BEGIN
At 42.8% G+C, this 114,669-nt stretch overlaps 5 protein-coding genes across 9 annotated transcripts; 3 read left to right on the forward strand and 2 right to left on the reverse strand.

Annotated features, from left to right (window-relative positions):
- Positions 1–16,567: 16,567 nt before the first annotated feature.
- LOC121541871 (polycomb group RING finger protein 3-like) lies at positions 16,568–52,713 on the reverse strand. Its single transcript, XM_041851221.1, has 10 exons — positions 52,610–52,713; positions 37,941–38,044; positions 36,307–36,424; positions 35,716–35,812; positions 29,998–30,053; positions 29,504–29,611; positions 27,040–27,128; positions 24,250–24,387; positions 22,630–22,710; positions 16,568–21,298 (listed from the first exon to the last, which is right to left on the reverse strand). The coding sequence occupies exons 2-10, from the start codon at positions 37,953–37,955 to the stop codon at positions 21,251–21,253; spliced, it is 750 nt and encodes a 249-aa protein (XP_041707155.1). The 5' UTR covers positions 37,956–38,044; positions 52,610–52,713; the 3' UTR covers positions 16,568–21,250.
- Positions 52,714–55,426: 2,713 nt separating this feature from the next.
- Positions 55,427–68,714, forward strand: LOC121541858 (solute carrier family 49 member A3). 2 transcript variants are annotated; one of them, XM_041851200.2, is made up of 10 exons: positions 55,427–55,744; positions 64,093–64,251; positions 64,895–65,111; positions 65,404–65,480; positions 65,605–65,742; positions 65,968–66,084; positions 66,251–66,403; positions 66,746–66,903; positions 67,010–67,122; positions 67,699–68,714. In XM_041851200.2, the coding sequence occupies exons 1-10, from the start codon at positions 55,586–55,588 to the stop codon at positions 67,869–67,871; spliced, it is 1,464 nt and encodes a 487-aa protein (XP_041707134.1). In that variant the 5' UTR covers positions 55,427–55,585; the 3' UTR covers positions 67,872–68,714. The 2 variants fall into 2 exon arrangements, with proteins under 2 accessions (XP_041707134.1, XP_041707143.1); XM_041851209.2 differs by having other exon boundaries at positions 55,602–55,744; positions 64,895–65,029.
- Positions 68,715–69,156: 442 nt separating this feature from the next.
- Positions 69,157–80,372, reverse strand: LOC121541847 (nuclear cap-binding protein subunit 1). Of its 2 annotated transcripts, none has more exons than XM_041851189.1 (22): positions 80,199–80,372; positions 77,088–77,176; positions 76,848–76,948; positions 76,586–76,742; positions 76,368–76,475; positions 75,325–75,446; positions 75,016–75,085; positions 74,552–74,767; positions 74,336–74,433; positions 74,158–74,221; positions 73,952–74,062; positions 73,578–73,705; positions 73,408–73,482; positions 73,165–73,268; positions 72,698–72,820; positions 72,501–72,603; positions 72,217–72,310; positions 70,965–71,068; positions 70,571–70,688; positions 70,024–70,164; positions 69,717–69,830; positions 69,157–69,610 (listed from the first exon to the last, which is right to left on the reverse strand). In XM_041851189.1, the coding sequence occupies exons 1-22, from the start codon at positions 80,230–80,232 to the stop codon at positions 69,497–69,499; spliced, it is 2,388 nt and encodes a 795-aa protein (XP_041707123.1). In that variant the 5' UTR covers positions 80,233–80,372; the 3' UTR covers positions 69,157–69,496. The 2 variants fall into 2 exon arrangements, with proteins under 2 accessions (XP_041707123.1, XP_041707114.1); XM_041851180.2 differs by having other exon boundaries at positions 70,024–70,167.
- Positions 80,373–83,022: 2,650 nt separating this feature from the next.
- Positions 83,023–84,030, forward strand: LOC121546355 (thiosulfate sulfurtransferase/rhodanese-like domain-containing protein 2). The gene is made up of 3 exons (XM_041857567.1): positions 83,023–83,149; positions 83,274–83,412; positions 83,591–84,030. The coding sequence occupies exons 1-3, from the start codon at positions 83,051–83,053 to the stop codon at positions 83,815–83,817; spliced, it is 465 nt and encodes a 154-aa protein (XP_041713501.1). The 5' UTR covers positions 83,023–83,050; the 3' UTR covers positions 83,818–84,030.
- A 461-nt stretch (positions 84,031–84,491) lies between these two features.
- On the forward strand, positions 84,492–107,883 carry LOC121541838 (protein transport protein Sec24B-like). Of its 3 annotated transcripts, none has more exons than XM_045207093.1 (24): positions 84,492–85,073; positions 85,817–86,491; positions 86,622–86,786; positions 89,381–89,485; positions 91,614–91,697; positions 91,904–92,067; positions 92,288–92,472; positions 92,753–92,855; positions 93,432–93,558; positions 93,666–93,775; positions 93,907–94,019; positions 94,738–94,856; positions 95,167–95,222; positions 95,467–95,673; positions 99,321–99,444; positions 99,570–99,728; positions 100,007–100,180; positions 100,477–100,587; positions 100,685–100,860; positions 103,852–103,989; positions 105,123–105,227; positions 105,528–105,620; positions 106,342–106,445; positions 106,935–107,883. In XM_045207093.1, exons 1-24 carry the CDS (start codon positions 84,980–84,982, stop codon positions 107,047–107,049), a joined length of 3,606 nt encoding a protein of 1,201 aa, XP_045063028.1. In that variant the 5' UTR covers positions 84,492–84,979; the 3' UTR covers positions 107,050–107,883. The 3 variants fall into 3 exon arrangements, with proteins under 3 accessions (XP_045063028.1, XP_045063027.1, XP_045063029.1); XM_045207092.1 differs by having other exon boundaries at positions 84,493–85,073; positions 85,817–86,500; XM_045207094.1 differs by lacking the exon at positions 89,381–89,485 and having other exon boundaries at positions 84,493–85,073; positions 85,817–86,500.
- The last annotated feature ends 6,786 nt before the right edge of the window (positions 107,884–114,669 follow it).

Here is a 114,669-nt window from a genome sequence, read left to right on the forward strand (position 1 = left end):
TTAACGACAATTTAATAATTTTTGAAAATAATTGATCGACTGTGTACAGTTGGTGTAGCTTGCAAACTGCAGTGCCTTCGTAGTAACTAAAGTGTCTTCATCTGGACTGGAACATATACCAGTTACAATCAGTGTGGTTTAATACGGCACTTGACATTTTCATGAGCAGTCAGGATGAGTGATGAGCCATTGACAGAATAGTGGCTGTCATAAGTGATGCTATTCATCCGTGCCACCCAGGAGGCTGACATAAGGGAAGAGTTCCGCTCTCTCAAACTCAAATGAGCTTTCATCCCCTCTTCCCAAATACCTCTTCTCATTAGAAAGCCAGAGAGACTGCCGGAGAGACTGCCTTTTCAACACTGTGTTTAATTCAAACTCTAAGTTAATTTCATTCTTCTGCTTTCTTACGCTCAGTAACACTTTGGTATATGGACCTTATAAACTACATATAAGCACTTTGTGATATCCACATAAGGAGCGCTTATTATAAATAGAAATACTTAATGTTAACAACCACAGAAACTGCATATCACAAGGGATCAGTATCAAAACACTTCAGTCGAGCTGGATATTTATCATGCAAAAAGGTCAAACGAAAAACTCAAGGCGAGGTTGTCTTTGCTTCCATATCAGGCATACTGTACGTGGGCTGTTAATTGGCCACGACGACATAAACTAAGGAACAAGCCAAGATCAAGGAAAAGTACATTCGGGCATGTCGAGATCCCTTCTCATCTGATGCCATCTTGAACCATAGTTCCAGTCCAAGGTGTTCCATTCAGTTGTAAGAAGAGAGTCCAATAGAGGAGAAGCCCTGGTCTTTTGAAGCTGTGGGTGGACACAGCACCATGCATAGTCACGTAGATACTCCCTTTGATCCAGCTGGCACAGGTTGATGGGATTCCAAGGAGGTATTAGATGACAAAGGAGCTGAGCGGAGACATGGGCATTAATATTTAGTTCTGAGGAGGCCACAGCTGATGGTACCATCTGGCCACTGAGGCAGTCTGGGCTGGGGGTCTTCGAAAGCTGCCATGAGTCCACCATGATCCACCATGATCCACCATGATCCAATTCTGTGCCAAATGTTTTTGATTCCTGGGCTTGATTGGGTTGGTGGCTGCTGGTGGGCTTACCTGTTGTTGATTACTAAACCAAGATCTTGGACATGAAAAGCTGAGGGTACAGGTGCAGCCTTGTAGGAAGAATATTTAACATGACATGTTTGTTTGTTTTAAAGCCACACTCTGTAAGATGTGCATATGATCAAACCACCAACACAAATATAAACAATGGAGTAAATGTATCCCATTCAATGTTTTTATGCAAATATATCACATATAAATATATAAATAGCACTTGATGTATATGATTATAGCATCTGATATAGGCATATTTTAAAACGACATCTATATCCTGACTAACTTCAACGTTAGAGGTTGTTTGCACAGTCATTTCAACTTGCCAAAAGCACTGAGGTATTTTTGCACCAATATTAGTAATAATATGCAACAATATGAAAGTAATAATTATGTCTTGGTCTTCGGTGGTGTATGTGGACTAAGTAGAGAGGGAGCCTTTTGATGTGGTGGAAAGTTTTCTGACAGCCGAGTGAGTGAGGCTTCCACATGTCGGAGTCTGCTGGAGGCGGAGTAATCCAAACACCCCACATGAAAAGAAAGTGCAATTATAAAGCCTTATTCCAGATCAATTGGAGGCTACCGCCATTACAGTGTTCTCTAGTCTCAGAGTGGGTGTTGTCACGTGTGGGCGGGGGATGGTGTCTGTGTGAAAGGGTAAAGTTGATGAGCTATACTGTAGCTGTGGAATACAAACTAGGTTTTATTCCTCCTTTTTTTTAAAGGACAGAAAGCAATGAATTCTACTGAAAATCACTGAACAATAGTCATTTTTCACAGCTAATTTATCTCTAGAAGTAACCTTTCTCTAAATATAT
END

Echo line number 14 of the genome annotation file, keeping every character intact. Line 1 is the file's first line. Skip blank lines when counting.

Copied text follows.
Here is a 114,669-nt window from a genome sequence, read left to right on the forward strand (position 1 = left end):